Americans have mixed perceptions about the Affordable Care Act (ACA), responding in significantly different ways to various questions about the federal health-care law, according to a new study by the Kaiser Family Foundation (KFF).
Most provisions of the ACA have gone into effect, but many people are still unsure of whether the reform is positive. Forty-one percent of people responding to the KFF poll said they view the law favorably, compared with 46 percent viewing it unfavorably.
People’s opinions of the ACA change drastically when responding to questions about specific provisions of the law, indicating that although Americans may not like the idea of Obamacare, they steadfastly support many of the specific reforms put in place by the law.
The survey also found that views of Obamacare aren’t fixed, and that, given more information, people seem to like the law more.
Sex. Abortion. Parenthood. Power.
The latest news, delivered straight to your inbox.
More than two years after the Supreme Court largely upheld the ACA, the only major provision of the law that hasn’t taken effect is the employer mandate, which will require businesses with more than 100 employees to offer those workers basic health insurance.
That provision will finally take effect in early 2015, and the public largely supports the measure; 60 percent of Americans favor the employer mandate and 38 percent do not, according to the KFF survey.
Opinion of the employer mandate is also not static, showing that the way in which the provision is portrayed greatly affects its popularity. When given the statement that “most employers with 100 or more workers already offer health insurance and won’t have to pay the fine” reserved for those who don’t satisfy the federal mandate, the number of respondents in favor of the provision increased by more than 15 percent.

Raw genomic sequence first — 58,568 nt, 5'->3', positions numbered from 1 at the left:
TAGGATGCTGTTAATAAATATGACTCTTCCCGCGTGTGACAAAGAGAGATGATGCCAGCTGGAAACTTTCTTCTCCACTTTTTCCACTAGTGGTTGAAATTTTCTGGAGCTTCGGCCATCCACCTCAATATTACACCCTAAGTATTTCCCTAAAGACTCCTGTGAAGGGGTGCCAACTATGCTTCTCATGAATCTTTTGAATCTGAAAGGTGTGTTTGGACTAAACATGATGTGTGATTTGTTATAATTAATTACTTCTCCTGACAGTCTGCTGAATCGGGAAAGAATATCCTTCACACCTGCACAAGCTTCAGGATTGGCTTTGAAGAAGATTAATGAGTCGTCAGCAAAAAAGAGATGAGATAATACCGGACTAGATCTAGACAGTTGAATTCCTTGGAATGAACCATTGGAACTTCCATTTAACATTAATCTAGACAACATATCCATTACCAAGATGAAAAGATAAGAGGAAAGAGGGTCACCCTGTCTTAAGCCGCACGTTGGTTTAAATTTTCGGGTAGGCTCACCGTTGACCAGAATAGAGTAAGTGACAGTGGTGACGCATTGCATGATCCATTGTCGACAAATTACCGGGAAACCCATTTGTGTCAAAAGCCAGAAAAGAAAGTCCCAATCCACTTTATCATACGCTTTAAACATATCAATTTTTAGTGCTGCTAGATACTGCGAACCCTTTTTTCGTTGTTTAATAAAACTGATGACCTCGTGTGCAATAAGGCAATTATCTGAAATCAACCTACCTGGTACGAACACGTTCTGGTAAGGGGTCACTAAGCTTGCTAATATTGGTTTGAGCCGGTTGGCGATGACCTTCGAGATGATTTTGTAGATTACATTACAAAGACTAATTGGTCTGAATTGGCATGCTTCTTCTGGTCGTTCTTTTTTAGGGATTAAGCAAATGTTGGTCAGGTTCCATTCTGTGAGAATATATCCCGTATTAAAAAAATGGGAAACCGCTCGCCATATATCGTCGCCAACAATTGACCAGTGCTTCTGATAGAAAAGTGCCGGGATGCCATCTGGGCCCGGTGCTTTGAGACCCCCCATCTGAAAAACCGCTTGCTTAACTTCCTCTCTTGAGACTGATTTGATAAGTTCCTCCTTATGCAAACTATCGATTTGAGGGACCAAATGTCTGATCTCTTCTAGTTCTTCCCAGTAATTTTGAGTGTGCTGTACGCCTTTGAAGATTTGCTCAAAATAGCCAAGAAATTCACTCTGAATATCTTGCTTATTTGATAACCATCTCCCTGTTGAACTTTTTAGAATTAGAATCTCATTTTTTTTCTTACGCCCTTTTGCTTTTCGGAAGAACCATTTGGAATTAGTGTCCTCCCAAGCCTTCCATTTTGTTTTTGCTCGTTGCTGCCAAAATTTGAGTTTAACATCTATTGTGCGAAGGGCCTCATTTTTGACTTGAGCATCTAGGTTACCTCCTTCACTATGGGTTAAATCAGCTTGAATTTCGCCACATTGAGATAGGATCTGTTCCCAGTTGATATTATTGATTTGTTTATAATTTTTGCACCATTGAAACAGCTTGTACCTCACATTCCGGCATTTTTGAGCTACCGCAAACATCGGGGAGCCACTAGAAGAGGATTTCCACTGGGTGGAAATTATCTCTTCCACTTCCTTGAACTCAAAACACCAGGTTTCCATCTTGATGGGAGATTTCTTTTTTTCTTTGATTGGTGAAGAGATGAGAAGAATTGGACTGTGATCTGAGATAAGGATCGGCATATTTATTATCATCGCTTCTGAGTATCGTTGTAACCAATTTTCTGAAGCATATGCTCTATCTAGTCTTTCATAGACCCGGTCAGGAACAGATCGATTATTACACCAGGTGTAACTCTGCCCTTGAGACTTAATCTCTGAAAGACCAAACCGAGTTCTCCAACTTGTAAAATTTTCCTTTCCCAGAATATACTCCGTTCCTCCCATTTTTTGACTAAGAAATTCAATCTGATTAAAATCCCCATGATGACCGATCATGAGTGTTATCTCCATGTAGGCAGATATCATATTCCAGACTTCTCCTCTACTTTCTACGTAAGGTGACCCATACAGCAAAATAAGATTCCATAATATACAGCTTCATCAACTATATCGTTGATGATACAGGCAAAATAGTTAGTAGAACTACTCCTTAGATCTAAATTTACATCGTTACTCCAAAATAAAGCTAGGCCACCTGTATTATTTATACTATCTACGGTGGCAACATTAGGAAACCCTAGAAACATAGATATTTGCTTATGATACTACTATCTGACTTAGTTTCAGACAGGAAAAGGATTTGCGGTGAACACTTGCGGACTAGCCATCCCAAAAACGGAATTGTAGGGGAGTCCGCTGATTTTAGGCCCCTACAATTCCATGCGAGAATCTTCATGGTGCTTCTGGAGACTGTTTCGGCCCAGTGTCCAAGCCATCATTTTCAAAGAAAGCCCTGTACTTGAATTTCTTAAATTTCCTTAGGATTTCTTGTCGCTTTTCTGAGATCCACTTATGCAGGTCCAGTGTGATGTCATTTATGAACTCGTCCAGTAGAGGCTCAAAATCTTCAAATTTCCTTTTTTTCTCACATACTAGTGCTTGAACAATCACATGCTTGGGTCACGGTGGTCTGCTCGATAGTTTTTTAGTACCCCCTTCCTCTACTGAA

When given the statement that “some employers are moving some workers from full time to part time to avoid paying the fine,” the number of people with an unfavorable opinion increased by 30 percent.
The individual mandate, which went into effect this year, is by far the most unpopular provision of the ACA, with 35 percent of the American public saying they have a positive opinion of it, according to the poll. In comparison, 75 percent of the public favors Medicaid expansion, 76 percent favors insurance subsidies, and 78 percent favors the creation of online health insurance exchanges—all central pieces to the ACA, which is being actively undermined in red states like Missouri.
But like the employer mandate, opinion of the individual mandate is malleable, and when given specific statements that qualify the mandate, people’s opinions change.
For example, when asked to consider, “Most Americans still get coverage through their employers or a public insurance program” and, “People would not be held to this requirement if the cost of coverage would consume too large a share of income,” many of the people who previously opposed the individual mandate said they felt positively about it.
When provided the statement, “Requiring all Americans to have health insurance could mean that some people would be required to buy health insurance that they find too expensive or did not want,” 15 percent of those with a previously favorable opinion said they felt negatively about the mandate.
Political scientist Jonathan Bernstein wrote last week that people’s view of President Obama largely determines the way they perceive the signature achievement of his presidency. It shouldn’t surprise policymakers that voters support most elements of the health-care reform law but oppose the ACA as a whole, Bernstein wrote.
Despite the evidence from the KFF poll that shows most people favor provisions like Medicaid expansion, many conservative legislatures across the country have done their best to halt implementation of the health-care reform law.
Almost half of the states still have not expanded Medicaid, a Republican policy decision that affects millions of people across the country. As Rewire reported in September, seven of the 11 major metropolitan areas with uninsured rates higher than the national average are in states that have opted out of expanding health insurance for low-income residents.